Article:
Volunteer Name: Lily Seo
Project Location: La Ceiba, Honduras
Program Dates: July 13 to 27, 2015
Volunteered at: La Clinica and Hospital

1.-How was the local ABV Coordinator and the support provided in-country?
The coordinator and everyone else involved in the program were extremely friendly and immediately made me feel very secure and comfortable. Living just a minute away from the coordinator was also nice because I could easily get into contact with him if I needed anything.

2- What was the most surprising thing you experienced?
At the program: The amount of hands on experience given to all of the volunteers was surprising and also very exciting. From my very first day in the clinic, I was given opportunities to interact with patients in ways that are not possible for me in the  United States. I learned a lot very fast and am very grateful for how much expose the program granted me.
At the accommodation:
The occasional power outages and lack of water was surprising at first, but nothing that I could not adjust to within a few days.
About the country:
I was pleasantly surprised at how safe I felt during my time in Honduras. The neighborhood where the volunteers stay is very safe and I even felt comfortable enough to walk home at night and walk to the mall alone.

3- What was most difficult to experience?
At the program: The lack of resources in the clinic can be frustrating. Not being able to treat a patient to the best of my ability because we ran out of sterile gauze is something that happened several times and was equally as distressing each time.  Overall, the lack of resources was difficult to manage, but also something that I think is important for the volunteers to experience.
At the accommodation:  The heat! You will not miss hot showers here, and will probably look forward to the cold water.
 The country: A lack of awareness about some easily manageable medical conditions was pretty common. For example, I saw many patients who were completely unaware that they were diabetic and had been maintaining blood glucose levels near 600 for some time.  That was difficult to see because it is a problem that could be treated so easily.

4- Any tips for future volunteers…
Clothing: Bring enough scrubs! At least 4-5 pairs would be ideal, especially since you must change into a clean pair in order to observe surgeries at the hospital.
Donations: All the gauze you can manage to pack. Also, stethoscopes and blood pressure cuffs would be very helpful to the clinic, as well as Acetominofen and Ibuprofen.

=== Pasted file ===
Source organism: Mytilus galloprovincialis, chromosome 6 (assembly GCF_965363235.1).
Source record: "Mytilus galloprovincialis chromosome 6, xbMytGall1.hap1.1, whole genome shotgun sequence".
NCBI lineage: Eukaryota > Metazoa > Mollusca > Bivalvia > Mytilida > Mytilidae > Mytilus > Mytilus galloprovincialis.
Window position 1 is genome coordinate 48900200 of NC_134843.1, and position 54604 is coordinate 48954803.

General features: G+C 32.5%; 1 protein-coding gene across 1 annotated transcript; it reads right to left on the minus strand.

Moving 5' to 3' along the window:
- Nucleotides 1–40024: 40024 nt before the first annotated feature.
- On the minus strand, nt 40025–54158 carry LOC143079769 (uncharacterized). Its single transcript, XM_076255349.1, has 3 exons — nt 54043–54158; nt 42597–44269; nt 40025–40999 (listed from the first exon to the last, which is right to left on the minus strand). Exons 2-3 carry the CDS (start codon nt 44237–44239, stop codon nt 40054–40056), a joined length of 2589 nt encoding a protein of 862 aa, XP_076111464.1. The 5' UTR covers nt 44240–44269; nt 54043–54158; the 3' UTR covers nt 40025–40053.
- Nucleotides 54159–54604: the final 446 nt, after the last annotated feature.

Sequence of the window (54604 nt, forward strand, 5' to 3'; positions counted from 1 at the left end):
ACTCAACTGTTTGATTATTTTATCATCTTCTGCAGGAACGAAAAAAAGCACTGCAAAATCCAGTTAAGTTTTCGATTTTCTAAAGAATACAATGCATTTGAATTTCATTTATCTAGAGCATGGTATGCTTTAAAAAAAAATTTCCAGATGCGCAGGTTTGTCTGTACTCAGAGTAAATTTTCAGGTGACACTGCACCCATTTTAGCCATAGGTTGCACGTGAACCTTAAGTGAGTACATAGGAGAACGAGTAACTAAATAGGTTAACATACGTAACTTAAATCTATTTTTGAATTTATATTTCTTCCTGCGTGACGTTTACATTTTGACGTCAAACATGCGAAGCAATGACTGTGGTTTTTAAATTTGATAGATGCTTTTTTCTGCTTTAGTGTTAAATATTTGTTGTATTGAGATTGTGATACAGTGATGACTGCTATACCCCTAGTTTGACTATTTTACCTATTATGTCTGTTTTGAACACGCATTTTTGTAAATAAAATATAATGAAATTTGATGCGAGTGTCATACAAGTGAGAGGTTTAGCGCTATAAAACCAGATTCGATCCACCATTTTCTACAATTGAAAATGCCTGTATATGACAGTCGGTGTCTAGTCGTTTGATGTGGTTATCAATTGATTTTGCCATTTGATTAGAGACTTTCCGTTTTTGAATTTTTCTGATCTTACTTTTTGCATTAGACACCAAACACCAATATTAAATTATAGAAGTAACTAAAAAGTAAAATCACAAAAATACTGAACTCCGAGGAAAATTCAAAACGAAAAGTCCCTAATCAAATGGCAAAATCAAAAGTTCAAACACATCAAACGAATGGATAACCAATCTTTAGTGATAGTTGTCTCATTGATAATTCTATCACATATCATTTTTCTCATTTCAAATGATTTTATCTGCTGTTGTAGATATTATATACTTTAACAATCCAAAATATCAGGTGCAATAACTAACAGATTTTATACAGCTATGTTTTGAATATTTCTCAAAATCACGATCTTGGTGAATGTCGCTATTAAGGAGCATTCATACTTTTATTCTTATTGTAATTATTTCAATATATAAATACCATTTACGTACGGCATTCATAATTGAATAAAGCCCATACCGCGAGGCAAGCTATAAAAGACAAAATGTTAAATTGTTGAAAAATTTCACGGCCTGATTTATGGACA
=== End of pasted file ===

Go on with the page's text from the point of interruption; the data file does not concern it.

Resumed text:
Weather:  Just be prepared for the heat. Bring a refillable water bottle so you can stay hydrated, and of course sunscreen and bugspray.

4.1-Other things volunteers should know:
a.-  The lights sometimes go off when you are in the middle of treating a patient, so a flashlight would be very helpful to bring to the clinic.
b.- A handful of the nurses and doctors speak English, but it would be good to brush up on some key phrases and vocabulary before coming, including medically related terms like ´´gauze.´´

5- Personal Paragraph (ABV Program Testimonial), don’t leave blank
A Broader View can offer you an experience unlike any other program. You will return home with so much clinical experience, many memories, and a great appreciation for the program as well as the country you volunteered in. I think one of my best tips that I can give is to be very proactive when you are in the clinic and hospital. If you are in the emergency room, instead of standing in the corner and waiting for a doctor to ask you for help, take initiative and be ready with gloves, gauze, or other supplies you think they may need. The more proactive you are, the more hands on experience you will get.

6 - How would you describe your accommodation, meals and security:
Everything was relatively organized, I always felt safe and the food was great!

7- What was your favorite memory of this trip?
Program:  Getting to know all of the other volunteers was amazing. The other volunteers are a great source of support, encouragement and help when you are working, but also great fun outside of the clinic and hospital.
Country:  The weekend activities are so much fun and really worth spending the money, which is not a lot. Honduras has a lot of natural beauty that you have such easy access to, so I would recommend taking part in as many activities as you can.

8.- How was the ABV USA support prior traveling?
Communication (Phone/emails/Online chat):
They were great about responding to my emails, and the online chat was also very helpful and reassuring.
Website Information
Informative and organized, and what is not online you can easily ask about through email.

9 – Are you willing to speak to other potential ABV volunteers?

A Broader View Volunteer (ABV)  allows every traveler to choose their own program start date. This means you can arrive on any flight, any day of the week. Since ABV program fees are 100% tax deductible* we encourage you to fund raise. ABV offers advice and assistance with flight planning, affordable travel insurance, as well as procuring a visa, if necessary. Our ABV staff is available to any your questions. Contact us by email, through the on-line chat feature on our website or call us toll free at 866-423-3258.


Volunteer Registration Fee – ongoing support from ABV staff, program marketing costs, information pack, administration costs, ABV donation Fund, travel costs to inspect programs and communication costs with volunteers.

Volunteer Program Fee – ABV donation fund, airport pick-up, orientation, program supervision, accommodation and meals during volunteer program period, in-country 24/7 volunteer support and in-country administration costs. As a US Non-Profit Charity Organization all your fees are tax deductible and you can fundraise from our website to pay for the fees.

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